I don’t have TIME to get rid of stuff! That involves organizing, sorting, cleaning, pricing and/or boxing, holding a yard sale and/or loading up the stuff and driving to the Salvation Army to donate it. It’s a LOT OF WORK to get rid of stuff. As much as I am dying to simplify, it’s actually very difficult to do. It’s so much easier to just let the stuff sit in my garage gathering dust. Add in the exhaustion/morning sickness of this pregnancy and my full time job, and it just becomes one more chore that I lament getting around to. I feel so inadequate already because I am NOT getting done what HAS to be done.

    But the losing your mind thing, yes. And right now I just have one 3-year-old. But sometimes, sometimes… I just want to drop her off at the park and drive away. We both yell at her sometimes just for being a child. It’s totally not fair to her. It breaks my heart every time I do it, but sometimes I just want her to shut up! These are the times (when one of us is at our end) my husband and I play “pass the child.” I simply cannot imagine how much more difficult it is for single parents.

    Reply

  7. Posted by Robyn on September 14, 2009 at 10:30 am

    Hey, did you mean substances for the mamas or substances for the kiddos? I had a great-aunt who (waaaay back in the day) used to give her kids “pink tea,” which was code for barbiturates. Not funny, but I can kind of relate…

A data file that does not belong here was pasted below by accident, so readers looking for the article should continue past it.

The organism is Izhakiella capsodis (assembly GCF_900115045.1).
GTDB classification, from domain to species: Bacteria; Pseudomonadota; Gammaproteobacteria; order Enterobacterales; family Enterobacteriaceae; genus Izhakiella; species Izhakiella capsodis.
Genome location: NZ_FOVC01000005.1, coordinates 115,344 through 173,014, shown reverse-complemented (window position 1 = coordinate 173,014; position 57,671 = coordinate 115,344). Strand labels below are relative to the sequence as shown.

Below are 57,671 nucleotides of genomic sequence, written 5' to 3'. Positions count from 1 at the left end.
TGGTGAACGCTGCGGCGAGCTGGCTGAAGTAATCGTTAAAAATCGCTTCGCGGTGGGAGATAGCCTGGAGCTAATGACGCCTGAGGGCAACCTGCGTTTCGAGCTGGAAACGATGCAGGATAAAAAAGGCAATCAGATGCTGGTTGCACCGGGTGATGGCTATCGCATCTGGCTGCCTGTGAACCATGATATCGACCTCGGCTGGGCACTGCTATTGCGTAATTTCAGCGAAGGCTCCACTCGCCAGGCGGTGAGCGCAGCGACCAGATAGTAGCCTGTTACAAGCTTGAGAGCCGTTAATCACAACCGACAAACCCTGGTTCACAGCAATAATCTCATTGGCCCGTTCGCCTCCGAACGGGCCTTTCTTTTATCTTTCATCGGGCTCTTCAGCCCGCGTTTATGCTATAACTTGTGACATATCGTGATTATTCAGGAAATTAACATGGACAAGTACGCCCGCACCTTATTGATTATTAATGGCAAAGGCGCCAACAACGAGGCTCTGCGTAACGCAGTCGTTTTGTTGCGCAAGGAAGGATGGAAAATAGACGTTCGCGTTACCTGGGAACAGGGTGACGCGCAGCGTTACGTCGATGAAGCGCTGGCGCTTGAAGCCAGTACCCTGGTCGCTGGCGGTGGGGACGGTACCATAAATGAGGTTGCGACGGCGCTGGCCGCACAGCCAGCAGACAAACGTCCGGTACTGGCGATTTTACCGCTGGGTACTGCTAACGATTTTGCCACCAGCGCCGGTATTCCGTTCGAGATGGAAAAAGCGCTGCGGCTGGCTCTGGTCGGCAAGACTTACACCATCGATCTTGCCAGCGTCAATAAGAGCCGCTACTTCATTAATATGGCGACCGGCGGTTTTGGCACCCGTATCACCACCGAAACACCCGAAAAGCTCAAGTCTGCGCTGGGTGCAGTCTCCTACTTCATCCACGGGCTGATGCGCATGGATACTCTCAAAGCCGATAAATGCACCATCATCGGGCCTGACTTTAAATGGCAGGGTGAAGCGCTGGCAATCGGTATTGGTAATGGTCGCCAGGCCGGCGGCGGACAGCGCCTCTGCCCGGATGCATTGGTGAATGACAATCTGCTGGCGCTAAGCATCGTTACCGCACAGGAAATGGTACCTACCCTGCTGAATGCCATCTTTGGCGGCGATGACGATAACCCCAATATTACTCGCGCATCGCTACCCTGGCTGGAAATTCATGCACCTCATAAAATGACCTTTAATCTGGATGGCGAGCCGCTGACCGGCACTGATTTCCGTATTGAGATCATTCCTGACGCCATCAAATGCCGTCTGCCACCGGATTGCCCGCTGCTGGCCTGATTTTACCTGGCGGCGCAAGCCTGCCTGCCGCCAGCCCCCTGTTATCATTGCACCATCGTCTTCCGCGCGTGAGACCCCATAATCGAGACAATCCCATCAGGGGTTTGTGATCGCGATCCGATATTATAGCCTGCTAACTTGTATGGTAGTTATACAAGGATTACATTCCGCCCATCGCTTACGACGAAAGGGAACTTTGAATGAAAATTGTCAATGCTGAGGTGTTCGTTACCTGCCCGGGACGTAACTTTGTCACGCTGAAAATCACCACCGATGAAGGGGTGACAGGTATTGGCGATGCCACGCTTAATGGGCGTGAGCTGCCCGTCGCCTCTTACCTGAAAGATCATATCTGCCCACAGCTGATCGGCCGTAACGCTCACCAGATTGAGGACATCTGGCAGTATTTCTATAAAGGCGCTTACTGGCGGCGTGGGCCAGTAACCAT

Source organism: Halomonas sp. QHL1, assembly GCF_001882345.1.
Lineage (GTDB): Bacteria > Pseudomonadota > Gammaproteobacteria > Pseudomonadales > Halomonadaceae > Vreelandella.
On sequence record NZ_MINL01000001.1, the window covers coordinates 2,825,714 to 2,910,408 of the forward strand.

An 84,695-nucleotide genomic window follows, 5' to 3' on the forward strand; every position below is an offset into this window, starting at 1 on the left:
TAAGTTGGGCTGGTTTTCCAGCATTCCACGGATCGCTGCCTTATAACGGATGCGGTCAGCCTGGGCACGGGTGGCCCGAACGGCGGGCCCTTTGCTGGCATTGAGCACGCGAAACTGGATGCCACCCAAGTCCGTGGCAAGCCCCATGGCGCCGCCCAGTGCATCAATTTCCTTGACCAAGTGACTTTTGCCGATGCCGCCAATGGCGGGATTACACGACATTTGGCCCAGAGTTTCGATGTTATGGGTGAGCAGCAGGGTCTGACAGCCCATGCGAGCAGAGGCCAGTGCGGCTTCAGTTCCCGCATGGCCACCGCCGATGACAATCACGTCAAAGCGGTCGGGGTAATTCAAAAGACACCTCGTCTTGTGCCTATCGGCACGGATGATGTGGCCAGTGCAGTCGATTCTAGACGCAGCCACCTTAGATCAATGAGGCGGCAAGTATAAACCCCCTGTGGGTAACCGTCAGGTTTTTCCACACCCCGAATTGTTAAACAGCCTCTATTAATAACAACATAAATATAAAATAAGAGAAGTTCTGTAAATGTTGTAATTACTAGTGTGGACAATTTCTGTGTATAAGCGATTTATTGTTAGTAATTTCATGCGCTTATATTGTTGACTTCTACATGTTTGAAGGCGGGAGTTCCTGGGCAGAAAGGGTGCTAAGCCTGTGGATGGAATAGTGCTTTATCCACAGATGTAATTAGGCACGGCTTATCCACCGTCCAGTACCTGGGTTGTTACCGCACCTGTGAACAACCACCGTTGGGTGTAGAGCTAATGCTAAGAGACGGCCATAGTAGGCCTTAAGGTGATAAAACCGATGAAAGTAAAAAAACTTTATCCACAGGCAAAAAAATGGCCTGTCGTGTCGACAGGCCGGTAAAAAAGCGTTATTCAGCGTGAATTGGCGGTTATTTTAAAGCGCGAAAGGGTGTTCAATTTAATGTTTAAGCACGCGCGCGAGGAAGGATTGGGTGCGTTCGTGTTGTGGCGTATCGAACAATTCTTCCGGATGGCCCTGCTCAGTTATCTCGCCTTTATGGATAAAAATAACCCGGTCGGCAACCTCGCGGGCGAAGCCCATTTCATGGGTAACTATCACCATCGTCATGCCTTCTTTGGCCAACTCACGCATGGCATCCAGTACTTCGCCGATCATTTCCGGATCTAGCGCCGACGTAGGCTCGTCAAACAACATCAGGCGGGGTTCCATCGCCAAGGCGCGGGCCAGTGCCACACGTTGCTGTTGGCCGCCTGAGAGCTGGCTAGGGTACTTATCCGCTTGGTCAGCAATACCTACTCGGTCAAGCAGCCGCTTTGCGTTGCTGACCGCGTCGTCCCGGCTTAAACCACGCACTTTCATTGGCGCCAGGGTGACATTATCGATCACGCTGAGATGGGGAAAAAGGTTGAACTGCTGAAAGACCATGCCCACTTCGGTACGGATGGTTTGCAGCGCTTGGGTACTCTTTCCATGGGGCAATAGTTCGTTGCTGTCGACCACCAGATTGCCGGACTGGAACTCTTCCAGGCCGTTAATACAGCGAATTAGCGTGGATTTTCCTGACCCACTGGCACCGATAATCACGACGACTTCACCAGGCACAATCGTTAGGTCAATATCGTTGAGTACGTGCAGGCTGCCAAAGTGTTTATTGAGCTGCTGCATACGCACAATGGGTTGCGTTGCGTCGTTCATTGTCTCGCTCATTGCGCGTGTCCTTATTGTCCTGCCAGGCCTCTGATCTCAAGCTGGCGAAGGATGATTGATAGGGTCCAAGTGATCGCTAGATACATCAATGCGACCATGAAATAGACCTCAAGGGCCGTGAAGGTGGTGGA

Reply

  8. Posted by Angie Ward on September 16, 2009 at 9:59 am

    First, let me say that I LOVE your posts. I love the honesty, and the back-and-forth dialogue. Thank you!

    I am writing this from a quiet house, which will be invaded again in two hours. (Thank you, public school system, for the brilliant “early dismissal day” concept).) This morning, my 10-year-old reported a dream that included his 8-year-old brother…who then was offended he was in the dream, because he thought it made him sound like an idiot (his word). So we started the day in a funk, which is not to be confused with starting funky. And off we ran…

    In our family, when the tension ratchets up, we try to just tell everybody to be quiet (ok, sometimes we say Shut Up) and separate for a little awhile. There are sobs, then sniffles, then we usually talk about it and decide to “start over”. Starting over can happen any time during the day, and thankfully we have a natural “start over” every morning. (Unless, of course, the morning starts with arguments and hurt feelings about DREAMS the night before.)

    I am just thankful that God’s mercies are new every morning, and every moment, really. God must look at me many times during the day and wish he could just throw me out the door so I can go play outside for awhile.

    Reply

  9. Posted by Jessica on September 18, 2009 at 2:54 pm

    Thanks for sharing honestly- today was a crazy day for me too. I had to change my newly potty-trained son’s pants & undies 4 times- though yesterday he didn’t have an accident at all. I forgot the stroller to take to the mall & for whatever reason he wanted to be carried- then I had to go to work. It just felt pretty overwhelming once I actually settled down to try and get something in addition to caring for him done. Maybe a nap would help (for all of us!)

    Reply